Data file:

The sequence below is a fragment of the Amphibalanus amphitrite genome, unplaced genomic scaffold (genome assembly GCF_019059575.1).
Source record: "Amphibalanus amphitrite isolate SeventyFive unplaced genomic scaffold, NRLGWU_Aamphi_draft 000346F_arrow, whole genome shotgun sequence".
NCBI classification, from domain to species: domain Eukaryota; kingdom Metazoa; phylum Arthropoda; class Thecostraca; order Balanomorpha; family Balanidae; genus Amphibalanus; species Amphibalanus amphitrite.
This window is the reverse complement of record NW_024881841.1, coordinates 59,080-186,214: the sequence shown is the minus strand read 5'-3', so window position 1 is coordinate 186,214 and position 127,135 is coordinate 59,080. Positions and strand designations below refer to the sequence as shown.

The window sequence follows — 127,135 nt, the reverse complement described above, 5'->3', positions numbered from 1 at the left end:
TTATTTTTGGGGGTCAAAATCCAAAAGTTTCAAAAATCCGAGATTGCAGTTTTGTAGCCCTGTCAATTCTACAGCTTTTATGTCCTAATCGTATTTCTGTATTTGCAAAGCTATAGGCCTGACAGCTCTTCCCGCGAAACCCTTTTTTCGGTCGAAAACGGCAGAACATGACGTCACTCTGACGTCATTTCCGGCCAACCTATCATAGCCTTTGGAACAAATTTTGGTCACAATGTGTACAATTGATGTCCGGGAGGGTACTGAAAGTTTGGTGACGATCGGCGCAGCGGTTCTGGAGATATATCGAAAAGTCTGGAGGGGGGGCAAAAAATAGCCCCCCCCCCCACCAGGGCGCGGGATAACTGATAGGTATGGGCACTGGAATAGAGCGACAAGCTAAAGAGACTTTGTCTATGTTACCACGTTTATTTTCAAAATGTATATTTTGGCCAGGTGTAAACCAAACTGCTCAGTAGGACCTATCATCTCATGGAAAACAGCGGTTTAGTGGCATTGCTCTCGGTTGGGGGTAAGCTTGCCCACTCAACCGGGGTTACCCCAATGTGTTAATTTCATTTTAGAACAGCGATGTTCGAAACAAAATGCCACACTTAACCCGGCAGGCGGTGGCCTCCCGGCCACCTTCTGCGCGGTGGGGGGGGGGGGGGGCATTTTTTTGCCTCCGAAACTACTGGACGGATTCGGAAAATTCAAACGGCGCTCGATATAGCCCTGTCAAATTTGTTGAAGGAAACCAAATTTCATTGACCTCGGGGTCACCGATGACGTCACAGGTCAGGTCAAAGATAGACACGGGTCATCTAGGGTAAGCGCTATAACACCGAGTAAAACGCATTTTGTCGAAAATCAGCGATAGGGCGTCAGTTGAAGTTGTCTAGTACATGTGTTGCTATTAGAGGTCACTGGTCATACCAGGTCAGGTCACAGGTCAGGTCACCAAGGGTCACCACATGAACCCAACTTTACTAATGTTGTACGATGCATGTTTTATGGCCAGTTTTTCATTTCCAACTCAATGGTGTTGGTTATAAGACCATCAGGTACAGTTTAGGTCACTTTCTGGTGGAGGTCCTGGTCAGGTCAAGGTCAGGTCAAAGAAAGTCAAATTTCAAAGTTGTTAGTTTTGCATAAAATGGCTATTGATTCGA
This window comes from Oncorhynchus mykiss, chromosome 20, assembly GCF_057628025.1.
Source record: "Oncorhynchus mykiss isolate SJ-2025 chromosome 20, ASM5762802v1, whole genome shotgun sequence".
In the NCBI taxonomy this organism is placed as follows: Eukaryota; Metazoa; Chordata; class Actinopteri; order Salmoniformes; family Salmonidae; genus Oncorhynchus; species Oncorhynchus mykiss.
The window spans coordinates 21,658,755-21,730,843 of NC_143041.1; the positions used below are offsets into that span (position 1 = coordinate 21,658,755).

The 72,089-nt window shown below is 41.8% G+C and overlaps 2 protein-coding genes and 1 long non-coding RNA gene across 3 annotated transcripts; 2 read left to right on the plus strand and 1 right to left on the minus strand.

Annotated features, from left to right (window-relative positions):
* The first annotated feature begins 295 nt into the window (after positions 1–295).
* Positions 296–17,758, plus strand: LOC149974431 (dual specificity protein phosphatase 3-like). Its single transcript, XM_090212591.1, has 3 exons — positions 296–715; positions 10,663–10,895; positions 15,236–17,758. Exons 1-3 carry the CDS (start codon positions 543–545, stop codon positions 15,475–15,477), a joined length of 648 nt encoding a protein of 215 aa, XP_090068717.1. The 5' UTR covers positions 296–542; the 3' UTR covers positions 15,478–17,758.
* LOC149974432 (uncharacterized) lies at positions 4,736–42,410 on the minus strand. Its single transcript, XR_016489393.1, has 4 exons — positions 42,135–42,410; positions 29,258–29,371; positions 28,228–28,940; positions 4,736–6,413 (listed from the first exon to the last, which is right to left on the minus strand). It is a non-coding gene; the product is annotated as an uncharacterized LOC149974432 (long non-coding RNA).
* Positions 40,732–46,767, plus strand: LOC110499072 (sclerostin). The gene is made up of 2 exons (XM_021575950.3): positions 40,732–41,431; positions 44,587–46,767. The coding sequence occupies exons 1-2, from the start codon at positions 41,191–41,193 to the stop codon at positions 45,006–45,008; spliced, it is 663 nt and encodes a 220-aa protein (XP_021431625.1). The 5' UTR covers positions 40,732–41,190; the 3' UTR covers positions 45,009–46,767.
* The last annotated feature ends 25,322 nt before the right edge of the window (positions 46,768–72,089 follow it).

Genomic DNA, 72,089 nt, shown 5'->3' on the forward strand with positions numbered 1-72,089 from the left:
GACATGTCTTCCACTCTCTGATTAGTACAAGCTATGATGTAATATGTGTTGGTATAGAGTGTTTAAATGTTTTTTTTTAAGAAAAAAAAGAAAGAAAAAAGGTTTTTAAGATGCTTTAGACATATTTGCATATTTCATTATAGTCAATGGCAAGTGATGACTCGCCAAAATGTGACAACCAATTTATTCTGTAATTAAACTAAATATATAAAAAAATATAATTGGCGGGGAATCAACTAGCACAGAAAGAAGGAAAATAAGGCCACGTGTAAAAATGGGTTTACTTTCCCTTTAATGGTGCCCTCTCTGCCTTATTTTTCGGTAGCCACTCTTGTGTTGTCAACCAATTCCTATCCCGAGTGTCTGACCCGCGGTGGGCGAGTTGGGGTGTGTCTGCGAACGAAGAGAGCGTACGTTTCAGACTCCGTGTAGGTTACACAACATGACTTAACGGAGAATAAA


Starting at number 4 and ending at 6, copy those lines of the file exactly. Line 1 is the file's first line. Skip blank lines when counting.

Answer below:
This window is the reverse complement of record NW_024881841.1, coordinates 59,080-186,214: the sequence shown is the minus strand read 5'-3', so window position 1 is coordinate 186,214 and position 127,135 is coordinate 59,080. Positions and strand designations below refer to the sequence as shown.

The window sequence follows — 127,135 nt, the reverse complement described above, 5'->3', positions numbered from 1 at the left end:
TTATTTTTGGGGGTCAAAATCCAAAAGTTTCAAAAATCCGAGATTGCAGTTTTGTAGCCCTGTCAATTCTACAGCTTTTATGTCCTAATCGTATTTCTGTATTTGCAAAGCTATAGGCCTGACAGCTCTTCCCGCGAAACCCTTTTTTCGGTCGAAAACGGCAGAACATGACGTCACTCTGACGTCATTTCCGGCCAACCTATCATAGCCTTTGGAACAAATTTTGGTCACAATGTGTACAATTGATGTCCGGGAGGGTACTGAAAGTTTGGTGACGATCGGCGCAGCGGTTCTGGAGATATATCGAAAAGTCTGGAGGGGGGGCAAAAAATAGCCCCCCCCCCCACCAGGGCGCGGGATAACTGATAGGTATGGGCACTGGAATAGAGCGACAAGCTAAAGAGACTTTGTCTATGTTACCACGTTTATTTTCAAAATGTATATTTTGGCCAGGTGTAAACCAAACTGCTCAGTAGGACCTATCATCTCATGGAAAACAGCGGTTTAGTGGCATTGCTCTCGGTTGGGGGTAAGCTTGCCCACTCAACCGGGGTTACCCCAATGTGTTAATTTCATTTTAGAACAGCGATGTTCGAAACAAAATGCCACACTTAACCCGGCAGGCGGTGGCCTCCCGGCCACCTTCTGCGCGGTGGGGGGGGGGGGGGGCATTTTTTTGCCTCCGAAACTACTGGACGGATTCGGAAAATTCAAACGGCGCTCGATATAGCCCTGTCAAATTTGTTGAAGGAAACCAAATTTCATTGACCTCGGGGTCACCGATGACGTCACAGGTCAGGTCAAAGATAGACACGGGTCATCTAGGGTAAGCGCTATAACACCGAGTAAAACGCATTTTGTCGAAAATCAGCGATAGGGCGTCAGTTGAAGTTGTCTAGTACATGTGTTGCTATTAGAGGTCACTGGTCATACCAGGTCAGGTCACAGGTCAGGTCACCAAGGGTCACCACATGAACCCAACTTTACTAATGTTGTACGATGCATGTTTTATGGCCAGTTTTTCATTTCCAACTCAATGGTGTTGGTTATAAGACCATCAGGTACAGTTTAGGTCACTTTCTGGTGGAGGTCCTGGTCAGGTCAAGGTCAGGTCAAAGAAAGTCAAATTTCAAAGTTGTTAGTTTTGCATAAAATGGCTATTGATTCGA